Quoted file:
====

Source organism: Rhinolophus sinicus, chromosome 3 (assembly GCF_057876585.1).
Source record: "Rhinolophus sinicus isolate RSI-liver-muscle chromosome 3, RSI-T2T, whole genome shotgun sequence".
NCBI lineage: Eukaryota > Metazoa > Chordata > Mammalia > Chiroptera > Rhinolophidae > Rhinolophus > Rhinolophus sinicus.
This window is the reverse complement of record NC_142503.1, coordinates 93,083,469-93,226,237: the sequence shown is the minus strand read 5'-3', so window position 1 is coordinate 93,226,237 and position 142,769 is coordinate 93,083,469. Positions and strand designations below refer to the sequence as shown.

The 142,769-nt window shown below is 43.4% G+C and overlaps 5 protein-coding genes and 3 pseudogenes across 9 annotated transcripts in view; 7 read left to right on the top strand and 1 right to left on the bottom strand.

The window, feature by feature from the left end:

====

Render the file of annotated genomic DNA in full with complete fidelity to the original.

Source organism: Rhinolophus sinicus, chromosome 3 (assembly GCF_057876585.1).
Source record: "Rhinolophus sinicus isolate RSI-liver-muscle chromosome 3, RSI-T2T, whole genome shotgun sequence".
NCBI lineage: Eukaryota > Metazoa > Chordata > Mammalia > Chiroptera > Rhinolophidae > Rhinolophus > Rhinolophus sinicus.
This window is the reverse complement of record NC_142503.1, coordinates 93,083,469-93,226,237: the sequence shown is the minus strand read 5'-3', so window position 1 is coordinate 93,226,237 and position 142,769 is coordinate 93,083,469. Positions and strand designations below refer to the sequence as shown.

The 142,769-nt window shown below is 43.4% G+C and overlaps 5 protein-coding genes and 3 pseudogenes across 9 annotated transcripts in view; 7 read left to right on the top strand and 1 right to left on the bottom strand.

The window, feature by feature from the left end: